NEW YORK — The estate of the Rev. Martin Luther King Jr. has reached an international agreement with HarperCollins Publishers, which released his first book more than 60 years ago, for rights to his archive.
“The King Estate is pleased to return the publishing rights to Dr. King’s literary archive to his original publisher,” the manager of King’s estate, Eric Tidwell, said in a statement Tuesday. “Dr. King’s prophetic message of peace, hope, love and equality continue to impact the world today. That message is needed now more than ever. We look forward to utilizing HarperCollins’ global footprint to continue the perpetuation of Dr. King’s wonderful legacy through new creative literary projects.”
The King estate had been publishing since 2009 with Beacon Press, including the late civil rights leader’s first work, “Stride Toward Freedom.” That account of the 1955-’56 Montgomery, Alabama, bus boycott helped bring him national prominence. “Stride Toward Freedom” was first released in 1958 by what was then Harper & Brothers. Beacon also released editions of King’s speeches and sermons, among other books.
Literary agent Amy Berkower, who represented the King estate, said sales had been disappointing in recent years.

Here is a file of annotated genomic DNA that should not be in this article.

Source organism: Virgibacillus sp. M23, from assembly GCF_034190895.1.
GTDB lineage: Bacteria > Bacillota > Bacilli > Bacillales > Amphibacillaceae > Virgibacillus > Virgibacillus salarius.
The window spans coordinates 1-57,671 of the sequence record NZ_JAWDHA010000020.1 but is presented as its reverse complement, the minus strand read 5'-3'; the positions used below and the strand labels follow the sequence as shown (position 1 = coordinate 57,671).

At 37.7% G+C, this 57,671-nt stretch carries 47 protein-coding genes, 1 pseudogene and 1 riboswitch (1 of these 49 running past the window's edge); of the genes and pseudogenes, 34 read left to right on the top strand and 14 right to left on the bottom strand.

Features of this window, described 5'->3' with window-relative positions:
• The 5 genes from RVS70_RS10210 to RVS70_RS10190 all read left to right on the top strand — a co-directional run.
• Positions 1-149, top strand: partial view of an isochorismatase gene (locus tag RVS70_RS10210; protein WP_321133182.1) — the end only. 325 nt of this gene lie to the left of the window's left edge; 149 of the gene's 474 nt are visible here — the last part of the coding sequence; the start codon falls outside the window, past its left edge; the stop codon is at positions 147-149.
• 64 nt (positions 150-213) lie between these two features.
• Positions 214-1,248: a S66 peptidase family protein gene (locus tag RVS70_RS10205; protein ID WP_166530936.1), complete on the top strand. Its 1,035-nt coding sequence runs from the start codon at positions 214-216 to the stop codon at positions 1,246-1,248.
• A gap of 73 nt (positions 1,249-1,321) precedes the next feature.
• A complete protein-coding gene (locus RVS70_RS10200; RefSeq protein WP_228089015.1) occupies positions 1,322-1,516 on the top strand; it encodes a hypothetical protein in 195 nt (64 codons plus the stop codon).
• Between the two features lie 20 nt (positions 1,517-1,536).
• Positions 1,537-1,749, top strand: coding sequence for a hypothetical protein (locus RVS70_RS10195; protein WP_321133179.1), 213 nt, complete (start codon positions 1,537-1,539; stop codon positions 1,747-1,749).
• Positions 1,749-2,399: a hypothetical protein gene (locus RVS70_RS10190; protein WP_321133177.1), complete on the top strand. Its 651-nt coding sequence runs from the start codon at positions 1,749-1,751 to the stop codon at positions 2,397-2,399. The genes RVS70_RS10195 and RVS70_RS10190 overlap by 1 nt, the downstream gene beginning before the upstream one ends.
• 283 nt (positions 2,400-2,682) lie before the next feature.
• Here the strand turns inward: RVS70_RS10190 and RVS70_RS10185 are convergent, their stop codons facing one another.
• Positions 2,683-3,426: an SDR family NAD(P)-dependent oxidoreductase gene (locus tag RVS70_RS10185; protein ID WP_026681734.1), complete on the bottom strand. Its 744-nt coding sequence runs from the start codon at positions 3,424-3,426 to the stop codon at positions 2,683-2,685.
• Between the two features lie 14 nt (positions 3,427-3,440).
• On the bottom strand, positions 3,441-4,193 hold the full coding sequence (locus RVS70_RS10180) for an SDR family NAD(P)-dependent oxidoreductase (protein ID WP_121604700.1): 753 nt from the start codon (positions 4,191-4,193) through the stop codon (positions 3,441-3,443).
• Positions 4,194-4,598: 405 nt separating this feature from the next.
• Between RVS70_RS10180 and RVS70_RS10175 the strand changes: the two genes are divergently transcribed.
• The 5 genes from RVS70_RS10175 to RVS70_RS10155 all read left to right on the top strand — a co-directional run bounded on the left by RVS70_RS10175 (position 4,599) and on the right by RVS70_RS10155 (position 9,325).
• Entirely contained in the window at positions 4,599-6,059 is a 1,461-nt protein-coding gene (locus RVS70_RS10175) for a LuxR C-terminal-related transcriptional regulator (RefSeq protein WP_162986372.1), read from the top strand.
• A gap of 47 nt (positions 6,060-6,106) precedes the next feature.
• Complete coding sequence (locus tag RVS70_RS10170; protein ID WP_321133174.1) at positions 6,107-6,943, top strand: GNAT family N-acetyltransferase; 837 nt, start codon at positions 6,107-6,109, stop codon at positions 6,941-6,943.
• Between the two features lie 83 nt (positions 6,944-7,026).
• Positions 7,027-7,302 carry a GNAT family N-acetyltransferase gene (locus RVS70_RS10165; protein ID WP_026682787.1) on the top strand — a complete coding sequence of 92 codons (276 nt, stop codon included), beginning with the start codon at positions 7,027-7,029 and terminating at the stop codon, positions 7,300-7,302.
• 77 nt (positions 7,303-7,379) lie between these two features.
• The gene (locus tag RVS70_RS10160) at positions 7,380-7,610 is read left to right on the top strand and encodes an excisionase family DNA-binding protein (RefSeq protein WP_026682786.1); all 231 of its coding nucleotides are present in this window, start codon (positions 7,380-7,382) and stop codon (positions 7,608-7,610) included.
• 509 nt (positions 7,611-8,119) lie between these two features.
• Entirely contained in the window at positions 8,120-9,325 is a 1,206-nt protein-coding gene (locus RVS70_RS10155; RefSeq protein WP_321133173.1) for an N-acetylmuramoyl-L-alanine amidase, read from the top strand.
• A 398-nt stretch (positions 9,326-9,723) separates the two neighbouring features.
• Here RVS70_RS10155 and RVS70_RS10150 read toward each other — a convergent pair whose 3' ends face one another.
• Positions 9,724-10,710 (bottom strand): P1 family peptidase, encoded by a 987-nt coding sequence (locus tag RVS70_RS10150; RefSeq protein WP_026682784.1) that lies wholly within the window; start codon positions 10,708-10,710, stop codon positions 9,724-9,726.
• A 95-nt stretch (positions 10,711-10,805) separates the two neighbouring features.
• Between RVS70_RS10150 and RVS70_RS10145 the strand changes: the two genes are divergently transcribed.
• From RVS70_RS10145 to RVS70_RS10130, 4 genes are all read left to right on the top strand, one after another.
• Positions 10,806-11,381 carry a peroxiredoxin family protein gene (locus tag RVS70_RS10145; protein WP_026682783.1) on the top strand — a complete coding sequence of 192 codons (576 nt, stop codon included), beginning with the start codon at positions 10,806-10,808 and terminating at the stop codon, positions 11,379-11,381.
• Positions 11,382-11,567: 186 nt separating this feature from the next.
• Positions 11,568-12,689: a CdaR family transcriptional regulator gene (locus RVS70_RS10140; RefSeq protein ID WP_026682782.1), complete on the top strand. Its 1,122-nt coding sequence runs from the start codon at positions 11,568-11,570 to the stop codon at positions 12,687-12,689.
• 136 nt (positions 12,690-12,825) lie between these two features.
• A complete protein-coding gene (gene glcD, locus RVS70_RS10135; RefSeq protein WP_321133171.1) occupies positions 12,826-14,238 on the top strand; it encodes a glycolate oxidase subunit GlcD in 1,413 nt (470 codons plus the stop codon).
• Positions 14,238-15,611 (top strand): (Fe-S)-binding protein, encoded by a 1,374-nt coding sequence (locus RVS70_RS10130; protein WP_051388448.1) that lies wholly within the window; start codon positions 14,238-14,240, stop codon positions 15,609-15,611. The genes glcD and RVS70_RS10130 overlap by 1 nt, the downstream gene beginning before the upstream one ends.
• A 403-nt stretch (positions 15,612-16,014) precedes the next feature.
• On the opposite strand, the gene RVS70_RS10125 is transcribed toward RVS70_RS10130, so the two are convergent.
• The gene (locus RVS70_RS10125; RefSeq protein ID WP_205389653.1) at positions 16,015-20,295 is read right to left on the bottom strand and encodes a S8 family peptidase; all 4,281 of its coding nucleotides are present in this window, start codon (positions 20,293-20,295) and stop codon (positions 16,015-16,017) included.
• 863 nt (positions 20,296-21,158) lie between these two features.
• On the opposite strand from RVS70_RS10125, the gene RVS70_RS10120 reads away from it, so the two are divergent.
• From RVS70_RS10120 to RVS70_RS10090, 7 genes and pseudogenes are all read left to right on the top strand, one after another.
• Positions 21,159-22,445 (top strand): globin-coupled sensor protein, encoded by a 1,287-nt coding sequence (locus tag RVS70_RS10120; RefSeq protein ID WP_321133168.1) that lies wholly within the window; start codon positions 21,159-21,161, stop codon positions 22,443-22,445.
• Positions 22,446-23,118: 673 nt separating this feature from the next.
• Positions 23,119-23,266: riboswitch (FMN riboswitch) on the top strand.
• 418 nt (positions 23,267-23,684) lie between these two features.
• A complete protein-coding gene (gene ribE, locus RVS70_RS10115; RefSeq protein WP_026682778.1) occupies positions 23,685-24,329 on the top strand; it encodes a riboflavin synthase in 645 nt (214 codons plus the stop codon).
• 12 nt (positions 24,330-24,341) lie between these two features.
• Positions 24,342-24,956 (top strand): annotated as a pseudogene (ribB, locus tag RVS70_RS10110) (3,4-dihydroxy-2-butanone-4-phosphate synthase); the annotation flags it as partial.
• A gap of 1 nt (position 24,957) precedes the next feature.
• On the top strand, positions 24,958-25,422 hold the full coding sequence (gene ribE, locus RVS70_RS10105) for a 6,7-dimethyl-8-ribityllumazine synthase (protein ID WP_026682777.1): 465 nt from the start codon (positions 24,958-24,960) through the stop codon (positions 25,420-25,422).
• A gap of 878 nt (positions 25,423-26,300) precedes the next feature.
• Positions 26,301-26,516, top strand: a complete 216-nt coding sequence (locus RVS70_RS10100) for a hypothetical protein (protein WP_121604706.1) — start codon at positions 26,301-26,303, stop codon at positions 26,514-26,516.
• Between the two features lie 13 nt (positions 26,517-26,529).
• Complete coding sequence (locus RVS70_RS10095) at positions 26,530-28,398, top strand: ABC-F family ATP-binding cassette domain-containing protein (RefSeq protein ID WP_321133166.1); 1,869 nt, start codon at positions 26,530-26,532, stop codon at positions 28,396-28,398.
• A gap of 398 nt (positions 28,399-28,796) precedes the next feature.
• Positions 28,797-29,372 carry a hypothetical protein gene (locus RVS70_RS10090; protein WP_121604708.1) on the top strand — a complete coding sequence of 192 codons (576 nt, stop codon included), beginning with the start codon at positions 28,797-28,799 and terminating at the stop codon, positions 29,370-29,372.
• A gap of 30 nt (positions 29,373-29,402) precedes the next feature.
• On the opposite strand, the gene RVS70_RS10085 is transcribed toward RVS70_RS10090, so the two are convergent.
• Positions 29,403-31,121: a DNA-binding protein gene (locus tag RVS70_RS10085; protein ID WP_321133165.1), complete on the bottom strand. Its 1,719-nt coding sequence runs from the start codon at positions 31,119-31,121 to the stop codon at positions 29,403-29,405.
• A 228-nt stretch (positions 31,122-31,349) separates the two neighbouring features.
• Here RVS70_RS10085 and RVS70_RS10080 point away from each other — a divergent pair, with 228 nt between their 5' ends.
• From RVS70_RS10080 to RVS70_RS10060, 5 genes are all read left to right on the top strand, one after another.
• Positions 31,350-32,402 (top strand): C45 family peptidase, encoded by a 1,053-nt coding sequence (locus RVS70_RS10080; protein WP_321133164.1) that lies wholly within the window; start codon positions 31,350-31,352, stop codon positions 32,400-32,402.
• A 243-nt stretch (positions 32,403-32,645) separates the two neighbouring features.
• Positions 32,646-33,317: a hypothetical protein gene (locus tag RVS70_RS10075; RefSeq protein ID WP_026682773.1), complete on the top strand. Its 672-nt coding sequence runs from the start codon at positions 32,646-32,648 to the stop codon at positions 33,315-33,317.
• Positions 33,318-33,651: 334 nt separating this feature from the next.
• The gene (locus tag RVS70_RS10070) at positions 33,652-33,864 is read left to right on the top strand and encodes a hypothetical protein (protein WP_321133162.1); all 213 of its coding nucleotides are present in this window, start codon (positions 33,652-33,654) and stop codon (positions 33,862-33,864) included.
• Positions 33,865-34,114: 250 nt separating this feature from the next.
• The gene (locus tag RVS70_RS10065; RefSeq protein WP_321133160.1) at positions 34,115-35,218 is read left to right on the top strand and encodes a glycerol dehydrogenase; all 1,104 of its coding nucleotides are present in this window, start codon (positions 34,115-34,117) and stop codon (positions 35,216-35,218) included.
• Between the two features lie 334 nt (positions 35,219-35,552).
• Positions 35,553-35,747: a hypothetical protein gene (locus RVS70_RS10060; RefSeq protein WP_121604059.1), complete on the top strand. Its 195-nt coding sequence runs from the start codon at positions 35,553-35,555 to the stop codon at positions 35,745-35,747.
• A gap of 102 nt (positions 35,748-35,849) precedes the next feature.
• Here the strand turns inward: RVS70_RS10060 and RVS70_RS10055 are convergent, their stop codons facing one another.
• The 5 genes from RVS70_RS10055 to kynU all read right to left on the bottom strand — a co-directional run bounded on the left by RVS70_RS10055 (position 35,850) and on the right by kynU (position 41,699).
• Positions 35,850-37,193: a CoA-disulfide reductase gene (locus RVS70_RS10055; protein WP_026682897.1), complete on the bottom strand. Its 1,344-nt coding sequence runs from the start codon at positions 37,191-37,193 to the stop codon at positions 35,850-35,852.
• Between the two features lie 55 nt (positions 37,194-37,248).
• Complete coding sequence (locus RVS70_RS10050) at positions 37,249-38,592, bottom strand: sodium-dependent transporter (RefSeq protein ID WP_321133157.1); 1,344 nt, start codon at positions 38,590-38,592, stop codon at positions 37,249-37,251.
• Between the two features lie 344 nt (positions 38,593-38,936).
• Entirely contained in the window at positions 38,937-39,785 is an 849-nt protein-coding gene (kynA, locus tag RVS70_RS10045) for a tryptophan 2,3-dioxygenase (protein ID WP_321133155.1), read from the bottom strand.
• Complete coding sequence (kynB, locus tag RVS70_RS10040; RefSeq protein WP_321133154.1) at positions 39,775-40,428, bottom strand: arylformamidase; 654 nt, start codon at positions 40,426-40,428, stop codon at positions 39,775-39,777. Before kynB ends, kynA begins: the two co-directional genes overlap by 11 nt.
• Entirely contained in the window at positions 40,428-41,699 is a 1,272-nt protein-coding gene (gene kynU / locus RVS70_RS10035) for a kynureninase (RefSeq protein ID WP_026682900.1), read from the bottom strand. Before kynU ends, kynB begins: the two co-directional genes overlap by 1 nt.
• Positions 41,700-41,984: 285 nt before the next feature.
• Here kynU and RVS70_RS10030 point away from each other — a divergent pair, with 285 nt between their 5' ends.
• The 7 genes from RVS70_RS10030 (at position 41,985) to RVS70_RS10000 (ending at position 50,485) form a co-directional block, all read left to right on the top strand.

“We felt the books had to be packaged in a much more contemporary way,” she said.
Judith Curr, president and publisher of HarperCollins’ HarperOne Group division, will oversee the global reissue of King’s books and the release of works based on his life and writing, ranging from children’s stories to graphic novels. She also plans an annual reissue of his “I Have a Dream” speech from the 1963 March on Washington, with a new introduction each year from a contemporary writer, and a journal featuring the words of Dr. King that also leaves space for readers to add their thoughts.
At HarperOne, Curr has published several works by the late Zora Neale Hurston, including such posthumous bestsellers as the nonfiction “Barracoon” and the story collection “Hitting a Straight Lick with a Crooked Stick.”
“Our goal was to make Zora Neale Hurston a household name with younger readers,” Curr said. “And right now, nothing seems more relevant to the current moment than the words of Martin Luther King.”